Chemotherapy will be used anytime there are known or suspected cancer cells in the body’s circulation or microcirculation. The goals of chemotherapy can be for cure, control, or palliation. Cure would mean that the cancer treatments, which include chemotherapy, would eliminate all of your cancer and it would not return.
A second goal may be control of the cancer. Chemotherapy would be used to keep cancer from spreading. It would not eliminate the cancer altogether, but it can keep the cancer “in remission” for a period of time.
The last role of chemotherapy could be for palliation. This means that chemotherapy is used to prevent symptoms from occurring and is used to help one feel more comfortable although the cancer may still progress.
Chemotherapy is a “systemic” therapy. This means that the drugs will go throughout your body and theoretically kill cancer cells within your body. Certain chemotherapy drugs are known to kill certain types of cancer cells. Therefore, your chemotherapy drugs are selected with your specific cancer in mind.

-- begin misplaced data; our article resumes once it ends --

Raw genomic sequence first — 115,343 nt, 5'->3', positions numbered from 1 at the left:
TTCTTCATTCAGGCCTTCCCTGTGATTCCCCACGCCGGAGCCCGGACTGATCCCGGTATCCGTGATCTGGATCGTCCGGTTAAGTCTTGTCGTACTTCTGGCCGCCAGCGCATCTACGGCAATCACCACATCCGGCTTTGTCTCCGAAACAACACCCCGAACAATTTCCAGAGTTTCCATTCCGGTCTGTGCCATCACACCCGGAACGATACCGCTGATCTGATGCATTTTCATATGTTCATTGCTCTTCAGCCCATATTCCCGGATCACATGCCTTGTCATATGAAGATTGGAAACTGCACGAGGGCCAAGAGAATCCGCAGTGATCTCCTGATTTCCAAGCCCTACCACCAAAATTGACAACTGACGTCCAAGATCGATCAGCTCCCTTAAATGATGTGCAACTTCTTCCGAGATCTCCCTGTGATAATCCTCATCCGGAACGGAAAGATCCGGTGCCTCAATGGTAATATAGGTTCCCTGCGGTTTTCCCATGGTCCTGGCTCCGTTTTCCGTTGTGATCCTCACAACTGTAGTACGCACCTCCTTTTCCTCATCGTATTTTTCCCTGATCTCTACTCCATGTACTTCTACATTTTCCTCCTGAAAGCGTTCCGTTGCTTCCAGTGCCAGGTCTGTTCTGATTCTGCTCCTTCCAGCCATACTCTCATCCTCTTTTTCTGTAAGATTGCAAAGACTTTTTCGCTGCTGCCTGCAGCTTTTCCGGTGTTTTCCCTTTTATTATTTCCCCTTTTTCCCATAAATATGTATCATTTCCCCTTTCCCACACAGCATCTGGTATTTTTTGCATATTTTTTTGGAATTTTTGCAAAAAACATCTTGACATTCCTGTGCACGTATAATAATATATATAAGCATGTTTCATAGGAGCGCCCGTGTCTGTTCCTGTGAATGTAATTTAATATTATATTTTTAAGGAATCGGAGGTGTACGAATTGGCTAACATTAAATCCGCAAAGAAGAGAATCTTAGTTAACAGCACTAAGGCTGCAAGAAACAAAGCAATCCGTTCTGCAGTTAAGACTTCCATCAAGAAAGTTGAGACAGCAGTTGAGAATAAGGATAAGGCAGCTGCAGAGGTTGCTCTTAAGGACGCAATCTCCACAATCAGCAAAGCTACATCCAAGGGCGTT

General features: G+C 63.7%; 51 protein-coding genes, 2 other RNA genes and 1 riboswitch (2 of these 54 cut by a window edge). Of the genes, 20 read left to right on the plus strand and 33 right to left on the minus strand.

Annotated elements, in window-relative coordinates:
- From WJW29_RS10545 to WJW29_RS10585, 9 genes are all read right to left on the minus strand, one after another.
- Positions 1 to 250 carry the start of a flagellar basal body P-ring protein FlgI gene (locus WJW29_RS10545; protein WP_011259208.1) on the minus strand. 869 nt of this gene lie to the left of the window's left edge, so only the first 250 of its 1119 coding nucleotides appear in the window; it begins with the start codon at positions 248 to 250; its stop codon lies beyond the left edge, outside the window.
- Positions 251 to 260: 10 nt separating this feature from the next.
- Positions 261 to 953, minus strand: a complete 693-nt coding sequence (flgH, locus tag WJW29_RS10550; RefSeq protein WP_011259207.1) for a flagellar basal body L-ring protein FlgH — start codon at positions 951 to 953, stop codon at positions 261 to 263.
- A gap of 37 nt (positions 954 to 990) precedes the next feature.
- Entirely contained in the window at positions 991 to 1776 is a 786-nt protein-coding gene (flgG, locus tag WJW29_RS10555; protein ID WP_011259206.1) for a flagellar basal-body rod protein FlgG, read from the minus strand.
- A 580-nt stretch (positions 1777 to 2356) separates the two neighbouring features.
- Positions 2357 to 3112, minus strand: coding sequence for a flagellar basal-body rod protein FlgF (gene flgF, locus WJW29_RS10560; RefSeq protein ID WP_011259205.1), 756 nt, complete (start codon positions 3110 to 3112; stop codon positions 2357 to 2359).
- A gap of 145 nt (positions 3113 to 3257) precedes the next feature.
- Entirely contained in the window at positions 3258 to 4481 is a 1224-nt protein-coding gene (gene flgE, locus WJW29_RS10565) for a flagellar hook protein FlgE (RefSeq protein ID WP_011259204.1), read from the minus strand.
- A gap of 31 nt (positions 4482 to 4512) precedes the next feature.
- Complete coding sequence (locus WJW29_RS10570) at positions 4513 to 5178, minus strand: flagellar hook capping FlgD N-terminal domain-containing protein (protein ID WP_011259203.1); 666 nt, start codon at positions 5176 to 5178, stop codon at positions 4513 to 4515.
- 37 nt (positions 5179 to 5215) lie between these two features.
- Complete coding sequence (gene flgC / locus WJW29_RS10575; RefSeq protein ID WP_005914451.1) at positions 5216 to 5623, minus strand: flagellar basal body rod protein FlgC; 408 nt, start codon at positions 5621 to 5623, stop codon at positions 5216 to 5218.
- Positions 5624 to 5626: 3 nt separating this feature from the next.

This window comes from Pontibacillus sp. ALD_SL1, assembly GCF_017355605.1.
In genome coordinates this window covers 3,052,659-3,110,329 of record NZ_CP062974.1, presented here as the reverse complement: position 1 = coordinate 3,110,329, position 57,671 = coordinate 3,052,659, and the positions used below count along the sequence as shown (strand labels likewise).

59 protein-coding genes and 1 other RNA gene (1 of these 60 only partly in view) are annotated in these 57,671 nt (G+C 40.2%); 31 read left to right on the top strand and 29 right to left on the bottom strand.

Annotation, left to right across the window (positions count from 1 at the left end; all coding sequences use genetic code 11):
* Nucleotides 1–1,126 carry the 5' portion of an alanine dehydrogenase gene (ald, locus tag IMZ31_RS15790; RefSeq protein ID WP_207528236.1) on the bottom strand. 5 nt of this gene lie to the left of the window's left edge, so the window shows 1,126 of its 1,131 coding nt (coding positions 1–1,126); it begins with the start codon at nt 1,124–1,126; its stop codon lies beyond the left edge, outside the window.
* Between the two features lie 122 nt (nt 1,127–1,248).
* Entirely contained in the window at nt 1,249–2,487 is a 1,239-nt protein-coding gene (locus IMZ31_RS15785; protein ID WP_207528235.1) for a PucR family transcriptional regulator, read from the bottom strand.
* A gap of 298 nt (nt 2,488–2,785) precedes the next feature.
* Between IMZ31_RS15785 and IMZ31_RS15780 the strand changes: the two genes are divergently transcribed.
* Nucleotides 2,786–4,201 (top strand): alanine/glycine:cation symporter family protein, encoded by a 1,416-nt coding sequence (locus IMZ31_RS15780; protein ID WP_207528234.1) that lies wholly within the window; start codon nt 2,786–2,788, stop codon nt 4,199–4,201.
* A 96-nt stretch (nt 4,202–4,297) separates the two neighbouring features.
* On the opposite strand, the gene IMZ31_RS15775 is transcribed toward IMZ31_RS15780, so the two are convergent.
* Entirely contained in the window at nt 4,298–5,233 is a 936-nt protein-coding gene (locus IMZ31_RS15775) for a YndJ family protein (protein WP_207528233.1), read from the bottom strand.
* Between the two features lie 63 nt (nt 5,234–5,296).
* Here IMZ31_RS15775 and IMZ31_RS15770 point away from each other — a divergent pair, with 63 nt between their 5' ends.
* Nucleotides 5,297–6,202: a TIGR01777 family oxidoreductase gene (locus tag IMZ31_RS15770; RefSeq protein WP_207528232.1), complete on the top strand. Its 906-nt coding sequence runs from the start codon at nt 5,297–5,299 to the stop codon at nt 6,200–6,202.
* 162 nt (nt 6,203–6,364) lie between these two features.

Most chemotherapy is given intravenously (IV). This means it is given directly into your blood system. This allows the drugs to be rapidly absorbed and begin to work on your cancer quickly. Sometimes chemotherapy can be given by other ways, such as in pill form. Your doctor or nurse will explain the way in which your drugs are to be given to you.
The length of your treatment will depend on the type of drugs you are receiving, the combination of drugs and your tolerance of the drugs. Usually treatments last from one to three hours. However, some treatments may be as long as five hours.